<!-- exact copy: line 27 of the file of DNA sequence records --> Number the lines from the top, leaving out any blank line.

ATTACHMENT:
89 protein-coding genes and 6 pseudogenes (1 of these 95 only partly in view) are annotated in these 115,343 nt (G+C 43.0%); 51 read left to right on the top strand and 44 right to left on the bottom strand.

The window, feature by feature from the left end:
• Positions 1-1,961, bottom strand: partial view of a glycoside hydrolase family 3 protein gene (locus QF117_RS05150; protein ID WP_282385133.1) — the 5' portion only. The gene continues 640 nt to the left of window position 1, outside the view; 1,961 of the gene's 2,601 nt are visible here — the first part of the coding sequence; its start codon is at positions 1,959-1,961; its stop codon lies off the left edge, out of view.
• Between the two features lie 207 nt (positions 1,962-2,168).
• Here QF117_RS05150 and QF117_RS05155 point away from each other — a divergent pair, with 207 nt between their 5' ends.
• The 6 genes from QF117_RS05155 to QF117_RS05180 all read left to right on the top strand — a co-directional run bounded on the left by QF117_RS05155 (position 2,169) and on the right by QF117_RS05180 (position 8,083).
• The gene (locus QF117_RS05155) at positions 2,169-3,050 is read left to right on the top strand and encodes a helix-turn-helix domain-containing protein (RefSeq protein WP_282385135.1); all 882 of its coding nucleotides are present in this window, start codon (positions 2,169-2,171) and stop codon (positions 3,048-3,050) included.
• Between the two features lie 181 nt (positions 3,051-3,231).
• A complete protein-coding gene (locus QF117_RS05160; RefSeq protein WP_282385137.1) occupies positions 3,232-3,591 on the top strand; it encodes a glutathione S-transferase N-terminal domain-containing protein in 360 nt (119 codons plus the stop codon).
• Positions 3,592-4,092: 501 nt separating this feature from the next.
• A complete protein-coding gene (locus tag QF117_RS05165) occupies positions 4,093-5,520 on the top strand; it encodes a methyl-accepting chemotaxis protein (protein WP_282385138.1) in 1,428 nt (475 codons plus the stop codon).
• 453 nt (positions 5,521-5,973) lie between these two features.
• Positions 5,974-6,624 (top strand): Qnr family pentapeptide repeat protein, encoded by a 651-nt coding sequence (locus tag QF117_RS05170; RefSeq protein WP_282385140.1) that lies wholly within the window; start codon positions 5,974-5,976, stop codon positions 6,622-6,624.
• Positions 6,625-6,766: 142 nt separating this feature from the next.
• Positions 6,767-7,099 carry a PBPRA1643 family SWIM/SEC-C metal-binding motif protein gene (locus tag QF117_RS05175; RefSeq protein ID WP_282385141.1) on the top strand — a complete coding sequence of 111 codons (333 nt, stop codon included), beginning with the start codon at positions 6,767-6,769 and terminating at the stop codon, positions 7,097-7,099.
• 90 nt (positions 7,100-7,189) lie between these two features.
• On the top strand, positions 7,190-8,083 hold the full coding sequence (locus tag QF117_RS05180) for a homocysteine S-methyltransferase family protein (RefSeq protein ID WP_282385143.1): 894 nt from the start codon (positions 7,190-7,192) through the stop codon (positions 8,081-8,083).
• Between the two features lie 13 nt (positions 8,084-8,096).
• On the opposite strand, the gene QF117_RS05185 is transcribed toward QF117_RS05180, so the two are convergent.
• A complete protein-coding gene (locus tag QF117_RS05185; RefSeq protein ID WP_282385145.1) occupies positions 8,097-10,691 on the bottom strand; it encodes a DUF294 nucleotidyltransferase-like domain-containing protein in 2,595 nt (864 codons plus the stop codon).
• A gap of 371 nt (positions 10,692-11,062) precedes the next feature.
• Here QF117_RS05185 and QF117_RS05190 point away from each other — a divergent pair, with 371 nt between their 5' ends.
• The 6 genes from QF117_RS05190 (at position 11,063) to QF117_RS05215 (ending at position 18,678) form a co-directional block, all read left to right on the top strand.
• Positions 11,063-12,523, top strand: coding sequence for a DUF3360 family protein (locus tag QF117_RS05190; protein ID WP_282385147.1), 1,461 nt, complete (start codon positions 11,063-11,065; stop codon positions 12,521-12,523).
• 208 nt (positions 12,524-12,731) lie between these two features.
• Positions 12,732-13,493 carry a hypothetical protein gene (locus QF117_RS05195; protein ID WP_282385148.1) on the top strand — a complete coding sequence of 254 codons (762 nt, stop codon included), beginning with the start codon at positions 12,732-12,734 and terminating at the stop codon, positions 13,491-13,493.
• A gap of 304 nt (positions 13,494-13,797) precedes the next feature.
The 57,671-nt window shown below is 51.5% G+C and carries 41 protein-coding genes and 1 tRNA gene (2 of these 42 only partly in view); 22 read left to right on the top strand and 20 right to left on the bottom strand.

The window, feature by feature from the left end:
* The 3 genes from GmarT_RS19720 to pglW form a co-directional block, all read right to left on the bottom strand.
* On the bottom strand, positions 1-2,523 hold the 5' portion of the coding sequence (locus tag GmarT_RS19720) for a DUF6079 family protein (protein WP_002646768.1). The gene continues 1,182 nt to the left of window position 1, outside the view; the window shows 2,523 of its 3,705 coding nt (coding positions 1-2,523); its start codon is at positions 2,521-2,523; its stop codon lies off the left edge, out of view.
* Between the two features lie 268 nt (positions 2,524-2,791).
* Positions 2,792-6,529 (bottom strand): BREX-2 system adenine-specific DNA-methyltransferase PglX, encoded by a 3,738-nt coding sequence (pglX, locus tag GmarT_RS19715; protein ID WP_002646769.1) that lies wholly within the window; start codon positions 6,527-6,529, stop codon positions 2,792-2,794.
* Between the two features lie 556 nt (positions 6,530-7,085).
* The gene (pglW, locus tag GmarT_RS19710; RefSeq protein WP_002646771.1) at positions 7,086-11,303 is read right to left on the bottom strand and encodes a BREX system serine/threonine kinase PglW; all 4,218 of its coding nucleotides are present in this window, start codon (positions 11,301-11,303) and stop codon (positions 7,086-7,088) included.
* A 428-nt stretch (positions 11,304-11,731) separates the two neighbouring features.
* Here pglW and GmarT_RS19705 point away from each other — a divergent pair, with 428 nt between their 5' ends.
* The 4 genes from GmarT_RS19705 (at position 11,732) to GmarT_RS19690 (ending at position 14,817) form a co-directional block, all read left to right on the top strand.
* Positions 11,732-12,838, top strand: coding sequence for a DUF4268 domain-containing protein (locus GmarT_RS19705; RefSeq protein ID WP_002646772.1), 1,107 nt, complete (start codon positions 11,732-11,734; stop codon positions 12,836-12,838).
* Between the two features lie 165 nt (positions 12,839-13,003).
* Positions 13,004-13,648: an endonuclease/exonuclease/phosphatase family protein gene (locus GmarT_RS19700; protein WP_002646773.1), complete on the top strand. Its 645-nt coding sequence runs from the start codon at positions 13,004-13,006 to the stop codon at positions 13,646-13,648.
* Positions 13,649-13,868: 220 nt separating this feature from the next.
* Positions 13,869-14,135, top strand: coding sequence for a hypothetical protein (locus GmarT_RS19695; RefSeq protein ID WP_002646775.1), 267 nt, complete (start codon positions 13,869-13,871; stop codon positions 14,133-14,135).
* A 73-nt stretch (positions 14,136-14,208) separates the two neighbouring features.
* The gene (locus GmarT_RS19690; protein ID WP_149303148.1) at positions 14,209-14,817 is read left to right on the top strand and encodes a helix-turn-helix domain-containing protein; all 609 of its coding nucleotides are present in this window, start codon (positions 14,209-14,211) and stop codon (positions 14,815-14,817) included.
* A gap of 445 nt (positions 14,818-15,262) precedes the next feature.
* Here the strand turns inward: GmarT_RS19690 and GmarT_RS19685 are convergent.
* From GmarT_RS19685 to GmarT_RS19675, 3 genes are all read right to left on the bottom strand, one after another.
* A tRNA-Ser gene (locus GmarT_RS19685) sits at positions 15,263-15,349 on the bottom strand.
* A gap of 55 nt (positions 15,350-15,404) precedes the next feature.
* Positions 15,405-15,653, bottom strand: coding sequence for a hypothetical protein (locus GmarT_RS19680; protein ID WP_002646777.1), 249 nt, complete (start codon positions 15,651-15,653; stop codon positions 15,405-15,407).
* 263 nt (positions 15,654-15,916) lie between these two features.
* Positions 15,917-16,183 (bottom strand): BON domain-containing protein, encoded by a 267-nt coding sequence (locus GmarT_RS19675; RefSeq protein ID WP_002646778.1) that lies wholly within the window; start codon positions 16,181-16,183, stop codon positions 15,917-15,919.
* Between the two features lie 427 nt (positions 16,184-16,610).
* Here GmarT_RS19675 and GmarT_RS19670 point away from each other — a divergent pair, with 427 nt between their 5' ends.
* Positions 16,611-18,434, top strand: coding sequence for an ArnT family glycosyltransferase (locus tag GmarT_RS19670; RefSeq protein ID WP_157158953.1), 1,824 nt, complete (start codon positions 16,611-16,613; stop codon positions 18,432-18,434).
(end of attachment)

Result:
• A gap of 304 nt (positions 13,494-13,797) precedes the next feature.